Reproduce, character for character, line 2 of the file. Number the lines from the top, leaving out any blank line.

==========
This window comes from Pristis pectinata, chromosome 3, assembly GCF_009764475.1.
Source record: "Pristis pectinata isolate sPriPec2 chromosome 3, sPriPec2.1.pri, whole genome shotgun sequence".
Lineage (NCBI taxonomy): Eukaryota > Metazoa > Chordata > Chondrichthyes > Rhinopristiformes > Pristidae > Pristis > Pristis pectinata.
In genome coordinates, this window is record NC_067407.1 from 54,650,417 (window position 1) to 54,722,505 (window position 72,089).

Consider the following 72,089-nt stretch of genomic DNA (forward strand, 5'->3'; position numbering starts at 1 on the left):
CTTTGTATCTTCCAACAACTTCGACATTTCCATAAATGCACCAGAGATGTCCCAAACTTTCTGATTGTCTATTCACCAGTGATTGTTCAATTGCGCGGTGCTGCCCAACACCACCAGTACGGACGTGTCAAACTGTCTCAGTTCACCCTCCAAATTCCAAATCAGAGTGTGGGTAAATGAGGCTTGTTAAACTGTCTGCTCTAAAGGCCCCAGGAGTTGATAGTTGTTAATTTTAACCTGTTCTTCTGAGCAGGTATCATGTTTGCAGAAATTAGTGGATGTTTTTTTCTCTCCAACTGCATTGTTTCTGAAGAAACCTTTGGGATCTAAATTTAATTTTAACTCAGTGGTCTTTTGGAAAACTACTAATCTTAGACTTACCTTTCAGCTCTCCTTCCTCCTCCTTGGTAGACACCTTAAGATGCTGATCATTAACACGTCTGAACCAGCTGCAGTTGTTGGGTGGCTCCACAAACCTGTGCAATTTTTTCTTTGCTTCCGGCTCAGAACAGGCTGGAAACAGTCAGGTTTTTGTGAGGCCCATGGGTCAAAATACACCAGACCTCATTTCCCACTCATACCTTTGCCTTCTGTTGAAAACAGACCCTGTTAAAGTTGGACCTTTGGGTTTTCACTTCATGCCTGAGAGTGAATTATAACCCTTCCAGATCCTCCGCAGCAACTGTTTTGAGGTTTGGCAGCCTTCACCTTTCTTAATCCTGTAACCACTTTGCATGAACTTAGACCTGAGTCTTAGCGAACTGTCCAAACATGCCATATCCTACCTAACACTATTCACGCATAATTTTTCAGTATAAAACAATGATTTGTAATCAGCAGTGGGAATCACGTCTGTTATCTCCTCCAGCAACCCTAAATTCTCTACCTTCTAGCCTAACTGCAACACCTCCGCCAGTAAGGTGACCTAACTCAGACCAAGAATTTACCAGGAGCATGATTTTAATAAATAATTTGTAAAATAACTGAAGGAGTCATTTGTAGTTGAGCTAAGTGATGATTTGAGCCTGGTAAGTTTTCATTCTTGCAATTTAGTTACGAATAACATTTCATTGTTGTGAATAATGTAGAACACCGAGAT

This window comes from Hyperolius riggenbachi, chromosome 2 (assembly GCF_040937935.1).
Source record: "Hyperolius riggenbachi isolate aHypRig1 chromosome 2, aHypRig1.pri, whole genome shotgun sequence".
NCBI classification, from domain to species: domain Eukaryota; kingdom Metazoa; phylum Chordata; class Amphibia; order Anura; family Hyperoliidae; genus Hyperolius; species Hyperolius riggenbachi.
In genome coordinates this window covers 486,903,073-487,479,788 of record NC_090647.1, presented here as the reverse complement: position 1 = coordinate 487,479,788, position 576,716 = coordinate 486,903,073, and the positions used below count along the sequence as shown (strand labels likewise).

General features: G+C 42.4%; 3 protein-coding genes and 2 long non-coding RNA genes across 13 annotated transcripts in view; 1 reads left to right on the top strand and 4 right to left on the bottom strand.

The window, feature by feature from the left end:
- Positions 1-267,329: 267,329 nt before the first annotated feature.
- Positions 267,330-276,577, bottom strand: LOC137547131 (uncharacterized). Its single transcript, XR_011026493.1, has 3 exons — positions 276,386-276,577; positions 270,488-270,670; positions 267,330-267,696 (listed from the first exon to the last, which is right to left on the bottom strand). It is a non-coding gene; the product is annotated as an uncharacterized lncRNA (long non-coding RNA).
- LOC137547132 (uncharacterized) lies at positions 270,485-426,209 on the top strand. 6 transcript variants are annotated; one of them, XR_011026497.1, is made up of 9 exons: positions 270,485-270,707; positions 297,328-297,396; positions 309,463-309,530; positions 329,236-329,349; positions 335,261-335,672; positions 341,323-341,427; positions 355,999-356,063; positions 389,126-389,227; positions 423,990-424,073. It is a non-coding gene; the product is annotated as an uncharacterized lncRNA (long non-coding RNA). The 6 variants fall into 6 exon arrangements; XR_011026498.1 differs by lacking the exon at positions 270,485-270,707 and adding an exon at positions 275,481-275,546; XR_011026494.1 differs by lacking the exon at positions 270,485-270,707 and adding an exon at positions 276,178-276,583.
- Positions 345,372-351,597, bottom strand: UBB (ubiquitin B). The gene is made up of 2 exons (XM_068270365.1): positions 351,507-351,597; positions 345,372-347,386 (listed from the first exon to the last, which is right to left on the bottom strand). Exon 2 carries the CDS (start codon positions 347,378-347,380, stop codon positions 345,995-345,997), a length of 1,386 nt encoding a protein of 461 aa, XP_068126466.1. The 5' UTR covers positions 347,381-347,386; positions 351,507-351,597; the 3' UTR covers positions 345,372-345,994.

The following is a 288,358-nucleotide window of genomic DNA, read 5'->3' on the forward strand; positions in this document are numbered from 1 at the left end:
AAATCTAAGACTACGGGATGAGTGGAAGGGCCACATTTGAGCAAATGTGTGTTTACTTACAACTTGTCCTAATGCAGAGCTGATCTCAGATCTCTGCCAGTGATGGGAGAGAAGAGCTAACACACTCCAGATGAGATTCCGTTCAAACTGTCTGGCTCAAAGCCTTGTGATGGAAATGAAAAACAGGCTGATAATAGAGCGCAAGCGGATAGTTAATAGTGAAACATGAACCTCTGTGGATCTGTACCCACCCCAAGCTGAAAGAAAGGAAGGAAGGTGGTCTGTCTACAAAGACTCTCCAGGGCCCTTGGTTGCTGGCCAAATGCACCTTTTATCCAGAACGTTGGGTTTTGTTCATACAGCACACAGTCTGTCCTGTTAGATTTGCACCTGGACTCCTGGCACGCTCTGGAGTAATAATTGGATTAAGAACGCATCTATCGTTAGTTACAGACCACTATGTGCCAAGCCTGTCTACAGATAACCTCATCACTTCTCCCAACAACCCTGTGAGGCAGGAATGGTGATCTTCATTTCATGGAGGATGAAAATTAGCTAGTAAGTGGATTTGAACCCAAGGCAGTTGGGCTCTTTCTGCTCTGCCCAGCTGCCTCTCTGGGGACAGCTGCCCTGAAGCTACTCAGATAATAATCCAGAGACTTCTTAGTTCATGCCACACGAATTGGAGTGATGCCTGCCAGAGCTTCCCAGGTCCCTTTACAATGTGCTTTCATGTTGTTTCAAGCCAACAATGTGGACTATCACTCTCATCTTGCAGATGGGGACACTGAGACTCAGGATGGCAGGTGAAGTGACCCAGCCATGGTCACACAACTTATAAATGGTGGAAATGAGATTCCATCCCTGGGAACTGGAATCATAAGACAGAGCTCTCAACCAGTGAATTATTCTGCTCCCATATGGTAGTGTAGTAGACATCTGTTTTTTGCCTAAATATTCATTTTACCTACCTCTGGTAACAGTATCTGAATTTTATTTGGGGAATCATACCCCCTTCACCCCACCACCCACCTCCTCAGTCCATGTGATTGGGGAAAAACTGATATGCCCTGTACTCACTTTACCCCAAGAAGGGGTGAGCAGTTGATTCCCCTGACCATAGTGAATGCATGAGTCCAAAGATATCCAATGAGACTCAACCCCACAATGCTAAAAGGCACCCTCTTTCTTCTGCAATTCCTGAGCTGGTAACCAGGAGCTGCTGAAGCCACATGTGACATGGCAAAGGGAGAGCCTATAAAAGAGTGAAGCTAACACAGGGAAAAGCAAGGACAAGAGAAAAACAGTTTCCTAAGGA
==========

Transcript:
Source record: "Pristis pectinata isolate sPriPec2 chromosome 3, sPriPec2.1.pri, whole genome shotgun sequence".